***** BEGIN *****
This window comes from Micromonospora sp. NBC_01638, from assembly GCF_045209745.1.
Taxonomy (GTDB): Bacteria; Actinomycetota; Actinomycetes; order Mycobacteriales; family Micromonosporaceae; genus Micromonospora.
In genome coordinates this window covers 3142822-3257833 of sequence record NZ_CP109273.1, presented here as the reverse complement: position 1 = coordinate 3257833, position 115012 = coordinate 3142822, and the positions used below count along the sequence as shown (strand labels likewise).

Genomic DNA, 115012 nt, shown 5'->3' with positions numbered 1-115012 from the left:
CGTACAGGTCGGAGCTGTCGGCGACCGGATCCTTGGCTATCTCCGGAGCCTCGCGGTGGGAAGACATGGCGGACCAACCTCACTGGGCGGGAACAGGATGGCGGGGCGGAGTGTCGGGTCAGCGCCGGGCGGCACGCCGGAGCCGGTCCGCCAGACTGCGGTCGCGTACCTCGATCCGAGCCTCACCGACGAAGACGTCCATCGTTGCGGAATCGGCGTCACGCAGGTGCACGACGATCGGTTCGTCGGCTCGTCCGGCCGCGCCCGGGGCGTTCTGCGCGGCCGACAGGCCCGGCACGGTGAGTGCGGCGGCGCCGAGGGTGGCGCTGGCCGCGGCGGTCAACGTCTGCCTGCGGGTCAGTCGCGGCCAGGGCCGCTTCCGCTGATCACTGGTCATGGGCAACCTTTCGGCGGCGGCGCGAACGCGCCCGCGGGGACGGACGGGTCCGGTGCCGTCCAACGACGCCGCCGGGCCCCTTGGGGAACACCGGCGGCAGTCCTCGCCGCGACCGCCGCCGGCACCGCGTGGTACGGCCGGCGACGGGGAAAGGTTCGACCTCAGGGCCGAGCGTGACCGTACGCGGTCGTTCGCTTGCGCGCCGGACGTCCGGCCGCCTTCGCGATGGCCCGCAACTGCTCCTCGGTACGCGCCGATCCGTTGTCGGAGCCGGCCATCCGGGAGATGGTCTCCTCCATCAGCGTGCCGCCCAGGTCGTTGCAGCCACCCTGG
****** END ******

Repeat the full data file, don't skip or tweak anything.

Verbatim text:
This window comes from Micromonospora sp. NBC_01638, from assembly GCF_045209745.1.
Taxonomy (GTDB): Bacteria; Actinomycetota; Actinomycetes; order Mycobacteriales; family Micromonosporaceae; genus Micromonospora.
In genome coordinates this window covers 3142822-3257833 of sequence record NZ_CP109273.1, presented here as the reverse complement: position 1 = coordinate 3257833, position 115012 = coordinate 3142822, and the positions used below count along the sequence as shown (strand labels likewise).

Genomic DNA, 115012 nt, shown 5'->3' with positions numbered 1-115012 from the left:
CGTACAGGTCGGAGCTGTCGGCGACCGGATCCTTGGCTATCTCCGGAGCCTCGCGGTGGGAAGACATGGCGGACCAACCTCACTGGGCGGGAACAGGATGGCGGGGCGGAGTGTCGGGTCAGCGCCGGGCGGCACGCCGGAGCCGGTCCGCCAGACTGCGGTCGCGTACCTCGATCCGAGCCTCACCGACGAAGACGTCCATCGTTGCGGAATCGGCGTCACGCAGGTGCACGACGATCGGTTCGTCGGCTCGTCCGGCCGCGCCCGGGGCGTTCTGCGCGGCCGACAGGCCCGGCACGGTGAGTGCGGCGGCGCCGAGGGTGGCGCTGGCCGCGGCGGTCAACGTCTGCCTGCGGGTCAGTCGCGGCCAGGGCCGCTTCCGCTGATCACTGGTCATGGGCAACCTTTCGGCGGCGGCGCGAACGCGCCCGCGGGGACGGACGGGTCCGGTGCCGTCCAACGACGCCGCCGGGCCCCTTGGGGAACACCGGCGGCAGTCCTCGCCGCGACCGCCGCCGGCACCGCGTGGTACGGCCGGCGACGGGGAAAGGTTCGACCTCAGGGCCGAGCGTGACCGTACGCGGTCGTTCGCTTGCGCGCCGGACGTCCGGCCGCCTTCGCGATGGCCCGCAACTGCTCCTCGGTACGCGCCGATCCGTTGTCGGAGCCGGCCATCCGGGAGATGGTCTCCTCCATCAGCGTGCCGCCCAGGTCGTTGCAGCCACCCTGG